“The last book I read was a book of poetry by James Tate. I also love the poet William Carlos Williams.” Ward explained that he “learned to appreciate” hearing the music at the church his parents would take him to, and that “looking back on that now, those were really great songs, and gave me a great musical education. And that’s been the story for thousands of millions of Americans and people all over the world. So many of my favorite musicians learned that way and created great songs as a result, because that is a great background”. Ward certainly collaborates with greats: check out his “Oh Lonesome Me” cover with Lucinda Williams. He also produced Mavis Staples’ newest album “Livin On A High Note”. Artists he recommends include: “The Felice Brothers, Angel Olsen and Yatch. When I’m in Los Angeles, I always listen to the station KCRW. They are really good at showcasing new artists, a lot of whom are really good”.
In 2012, Ward released an app with his album A Wasteland Companion, that compiled 1,000 local, independent radio stations across the US that he handpicked. Ward, who sings about radio on many of his albums (such as his lovely 2005 album Transistor Radio), released the app to encourage listeners to appreciate radio–a clever way to use technology to bring us back to a classic form of music distribution that also builds community. The app was given rave reviews, but was not used enough. “If there was an outcry of public support, I would bring it back. It’s a useful app if you travel.”
Some of his favorite places to play, which are also some of his favorite places to travel, include: France, Italy, Japan, Australia and certain parts of the United States. “I’ve played everywhere that I would want to play, but there are a lot of places I’d like to see as a tourist such as Africa. I love the touring part of being a musician the least, except for when I go to exciting places. San Francisco is a nice city to visit–I’ve been a billion times but it’s always nice to come back. Recording and producing are my main things. I’m looking forward to playing these new songs for audiences. I like figuring out ways to arrange and rearrange songs so they can work live. The thing that’s a challenge for me is when the touring calendar gets too long and I start to feel like I’m a hamster in a wheel.”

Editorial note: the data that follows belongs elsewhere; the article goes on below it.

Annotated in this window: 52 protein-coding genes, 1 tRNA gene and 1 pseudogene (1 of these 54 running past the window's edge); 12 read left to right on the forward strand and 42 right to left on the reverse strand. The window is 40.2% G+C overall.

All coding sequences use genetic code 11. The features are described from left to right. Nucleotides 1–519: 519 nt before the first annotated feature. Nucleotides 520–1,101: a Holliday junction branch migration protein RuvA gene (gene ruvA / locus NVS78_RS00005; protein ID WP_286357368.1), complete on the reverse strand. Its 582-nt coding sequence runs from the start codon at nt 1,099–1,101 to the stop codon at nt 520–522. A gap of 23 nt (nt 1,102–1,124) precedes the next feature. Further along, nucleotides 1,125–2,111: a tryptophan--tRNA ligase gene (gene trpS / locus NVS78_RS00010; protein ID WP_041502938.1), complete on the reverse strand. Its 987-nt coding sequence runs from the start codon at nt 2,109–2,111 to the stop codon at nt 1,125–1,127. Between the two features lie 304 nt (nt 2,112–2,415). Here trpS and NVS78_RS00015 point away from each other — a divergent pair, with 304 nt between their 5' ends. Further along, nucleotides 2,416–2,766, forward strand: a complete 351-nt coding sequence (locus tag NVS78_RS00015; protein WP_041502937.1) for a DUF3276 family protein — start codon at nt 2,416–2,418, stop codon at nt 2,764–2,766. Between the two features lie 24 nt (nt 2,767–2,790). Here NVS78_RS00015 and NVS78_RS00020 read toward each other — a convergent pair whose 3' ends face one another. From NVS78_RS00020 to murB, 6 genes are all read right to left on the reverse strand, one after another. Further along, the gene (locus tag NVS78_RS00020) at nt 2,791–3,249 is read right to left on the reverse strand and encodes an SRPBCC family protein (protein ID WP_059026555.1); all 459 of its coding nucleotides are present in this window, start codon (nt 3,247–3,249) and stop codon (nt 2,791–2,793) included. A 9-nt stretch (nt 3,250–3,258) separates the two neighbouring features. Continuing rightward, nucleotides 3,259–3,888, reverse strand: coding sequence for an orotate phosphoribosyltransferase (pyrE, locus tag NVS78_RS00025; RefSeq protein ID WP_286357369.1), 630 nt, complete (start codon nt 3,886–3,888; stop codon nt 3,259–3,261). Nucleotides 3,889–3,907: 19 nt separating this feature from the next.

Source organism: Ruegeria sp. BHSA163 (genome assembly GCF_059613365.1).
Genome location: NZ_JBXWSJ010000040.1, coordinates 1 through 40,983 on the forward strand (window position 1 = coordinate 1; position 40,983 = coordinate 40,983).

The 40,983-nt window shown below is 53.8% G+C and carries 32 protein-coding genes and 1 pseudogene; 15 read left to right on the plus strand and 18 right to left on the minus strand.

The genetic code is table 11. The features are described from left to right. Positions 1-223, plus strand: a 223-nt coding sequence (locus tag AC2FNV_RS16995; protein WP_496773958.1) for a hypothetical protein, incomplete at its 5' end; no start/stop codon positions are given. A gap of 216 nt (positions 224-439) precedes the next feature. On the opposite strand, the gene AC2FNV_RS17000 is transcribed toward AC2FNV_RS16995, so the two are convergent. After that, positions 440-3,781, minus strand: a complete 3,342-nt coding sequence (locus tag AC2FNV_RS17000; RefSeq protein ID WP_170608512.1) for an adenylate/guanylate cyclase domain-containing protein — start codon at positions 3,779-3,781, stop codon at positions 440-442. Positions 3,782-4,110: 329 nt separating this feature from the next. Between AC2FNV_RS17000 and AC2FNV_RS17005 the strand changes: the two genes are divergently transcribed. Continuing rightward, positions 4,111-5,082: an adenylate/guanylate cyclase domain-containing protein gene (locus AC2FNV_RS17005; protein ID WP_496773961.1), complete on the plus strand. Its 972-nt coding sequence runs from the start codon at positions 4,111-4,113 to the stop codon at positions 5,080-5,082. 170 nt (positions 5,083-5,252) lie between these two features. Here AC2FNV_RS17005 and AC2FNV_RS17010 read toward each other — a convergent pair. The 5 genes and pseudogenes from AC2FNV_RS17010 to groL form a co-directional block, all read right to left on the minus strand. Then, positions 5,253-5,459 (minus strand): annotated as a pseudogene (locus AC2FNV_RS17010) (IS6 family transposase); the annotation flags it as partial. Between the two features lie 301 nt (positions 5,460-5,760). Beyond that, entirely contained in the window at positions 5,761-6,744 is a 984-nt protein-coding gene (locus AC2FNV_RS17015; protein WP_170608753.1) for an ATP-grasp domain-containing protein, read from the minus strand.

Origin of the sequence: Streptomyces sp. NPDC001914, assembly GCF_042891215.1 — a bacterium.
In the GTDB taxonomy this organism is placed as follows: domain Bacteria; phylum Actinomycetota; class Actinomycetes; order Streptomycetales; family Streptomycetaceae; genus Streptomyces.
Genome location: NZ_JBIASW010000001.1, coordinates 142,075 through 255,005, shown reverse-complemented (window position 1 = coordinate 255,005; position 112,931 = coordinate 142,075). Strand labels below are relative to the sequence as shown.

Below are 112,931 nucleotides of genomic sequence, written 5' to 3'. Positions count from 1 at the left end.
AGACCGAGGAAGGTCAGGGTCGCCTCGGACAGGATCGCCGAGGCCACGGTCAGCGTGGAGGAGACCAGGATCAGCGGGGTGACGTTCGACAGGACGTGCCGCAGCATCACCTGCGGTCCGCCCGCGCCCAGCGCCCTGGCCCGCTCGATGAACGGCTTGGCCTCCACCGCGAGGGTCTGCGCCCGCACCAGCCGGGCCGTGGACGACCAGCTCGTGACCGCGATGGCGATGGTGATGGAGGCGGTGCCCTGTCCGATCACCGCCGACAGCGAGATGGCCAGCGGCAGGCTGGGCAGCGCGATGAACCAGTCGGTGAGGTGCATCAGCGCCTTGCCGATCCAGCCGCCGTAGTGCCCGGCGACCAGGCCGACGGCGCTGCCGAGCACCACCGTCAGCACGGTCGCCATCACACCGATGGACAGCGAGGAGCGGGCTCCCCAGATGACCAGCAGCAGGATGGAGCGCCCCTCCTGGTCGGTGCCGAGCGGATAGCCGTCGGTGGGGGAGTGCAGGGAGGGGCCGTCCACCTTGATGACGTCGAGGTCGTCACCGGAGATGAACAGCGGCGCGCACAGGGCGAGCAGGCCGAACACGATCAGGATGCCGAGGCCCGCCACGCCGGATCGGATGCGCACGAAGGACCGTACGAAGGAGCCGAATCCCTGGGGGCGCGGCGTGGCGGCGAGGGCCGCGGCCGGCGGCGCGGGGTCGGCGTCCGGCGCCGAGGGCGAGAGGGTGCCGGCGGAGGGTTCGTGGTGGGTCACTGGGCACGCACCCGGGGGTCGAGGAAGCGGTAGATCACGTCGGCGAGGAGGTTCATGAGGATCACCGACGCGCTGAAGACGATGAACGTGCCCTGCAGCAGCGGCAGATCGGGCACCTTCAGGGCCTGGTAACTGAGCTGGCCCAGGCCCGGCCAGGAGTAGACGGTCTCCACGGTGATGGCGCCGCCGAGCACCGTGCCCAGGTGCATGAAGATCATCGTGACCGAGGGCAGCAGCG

Fans of Ward’s early albums such as Transfiguration of St. Vincent (which is my personal favorite) will be happy to hear an echo of the “Helicopter” song from that album in Ward’s new song “Girl From Conejo Valley”: “The song is me looking back to a time when I was writing songs like ‘helicopter’, so it’s kind of a way for me to look back on embarrassing times with some levity – which may be a key to survival. Tragedy + time = comedy. It’s a truly great feeling to finish a record but I guess the celebration is more inward – I don’t really have listening parties – I’ll just gradually start thinking about turning the page and start thinking about what the next chapter of life and music might look like for me.”